South Africa’s ruling ANC signs MOU with Erdoğan’s Islamist party in Turkey

ANC signed a memorandum of understanding (MOU) with Turkey’s ruling Islamist Justice and Development Party (AKP) on August 1, 2019 in Ankara during an ANC delegation visit to Turkey.

The African National Congress (ANC), South Africa’s governing political party, signed a memorandum of understanding (MOU) with Turkey’s ruling Islamist Justice and Development Party (AKP) on August 1, 2019 in Ankara during an ANC delegation visit to Turkey. 

Signed by Cevdet Yılmaz, AKP deputy chairman responsible for foreign affairs, and Ace Magashule, secretary-general of the ANC, the MOU reportedly includes cooperation in the field of education, the promotion of trade and other areas.

Calling the AKP a “sister party,” the ANC’s national spokesperson, Pule Mabe, issued a written statement saying, “To ensure that this memorandum is a living document, both parties have agreed that it will be tied to specific timeframes and evaluation intervals.”

The MOU signed with an Islamist party in Turkey, where unprecedented rights violations have been perpetrated against critics and Kurds by the government of President Recep Tayyip Erdoğan, sparked a number of discussions within the ANC, a member of Socialist International, Nordic Monitor has learned.

A party member who spoke on condition of anonymity told Nordic Monitor that signing an agreement with the AKP, which has been implicated in human rights violations, was not adequately discussed within the party.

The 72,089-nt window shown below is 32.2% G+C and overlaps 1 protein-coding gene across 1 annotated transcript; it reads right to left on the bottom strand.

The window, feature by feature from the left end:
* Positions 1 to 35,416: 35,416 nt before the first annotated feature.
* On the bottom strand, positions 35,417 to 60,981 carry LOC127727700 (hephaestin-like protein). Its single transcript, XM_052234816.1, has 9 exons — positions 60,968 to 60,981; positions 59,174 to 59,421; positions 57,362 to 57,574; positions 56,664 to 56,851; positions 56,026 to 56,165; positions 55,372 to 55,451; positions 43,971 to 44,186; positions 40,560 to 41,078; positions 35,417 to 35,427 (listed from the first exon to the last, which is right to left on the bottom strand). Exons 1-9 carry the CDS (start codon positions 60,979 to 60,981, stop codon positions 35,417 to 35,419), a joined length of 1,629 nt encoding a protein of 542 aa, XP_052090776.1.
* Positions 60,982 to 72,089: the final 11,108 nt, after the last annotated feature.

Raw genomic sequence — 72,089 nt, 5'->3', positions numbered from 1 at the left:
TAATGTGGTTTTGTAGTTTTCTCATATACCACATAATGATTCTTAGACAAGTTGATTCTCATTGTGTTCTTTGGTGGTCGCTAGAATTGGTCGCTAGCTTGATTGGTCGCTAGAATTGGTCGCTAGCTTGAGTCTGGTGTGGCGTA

The ANC delegation also met with AKP Deputy Chairman Numan Kurtulmuş, who previously called Erdoğan a corrupt leader and likened him to Croesus before dissolving his own party to join Erdoğan’s government.

The party member also argued that close relations with Erdoğan and his party are not good for South Africa in international platforms and will damage efforts to conduct foreign policy, in which human rights will remain a central theme in interactions with other countries.

Experts remind that heroic leader of the black South African resistance to apartheid and former president of the ANC Nelson Mandela previously had declined a peace prize from Turkey on the grounds that human rights violations were committed against the Kurdish minority in Turkey.

Another factor that would seem to pose a danger to South Africa’s position in the region and counterterrorism efforts in sub-Saharan Africa is that the Maarif Foundation, a Turkish-government-funded entity, intends to expand its education network in South Africa. Maarif management is filled with partisans and Islamists, some of whom have connections to the Foundation for Human Rights and Freedoms and Humanitarian Relief (İnsan Hak ve Hürriyetleri ve İnsani Yardım Vakfı, or IHH), a charity group that is linked to radical armed groups including al-Qaeda in Syria and Libya. 

Ahmet Emre Bilgili, executive board member of the Maarif Foundation, tweeted that his adopted son Adem has for the first time met many “chocolate” people, adding that ANC Secretary-General Magashule met with South African students at Maarif’s offices in Turkey.

The ANC delegation to Turkey visited the Maarif Foundation and met with South African university students at the foundation’s offices.

Nordic Monitor previously revealed that Maarif is branded as a pet project of Turkey’s Islamist President Erdoğan and serves as his regime’s long arm abroad in providing educational services as part of a campaign of proselytization. It also aims to raise a new generation of political Islamist activists to mobilize around Erdoğan. Video footage has emerged from Africa and other parts of the world that shows students at Maarif schools chanting and praying for Erdoğan during election campaigns in Turkey.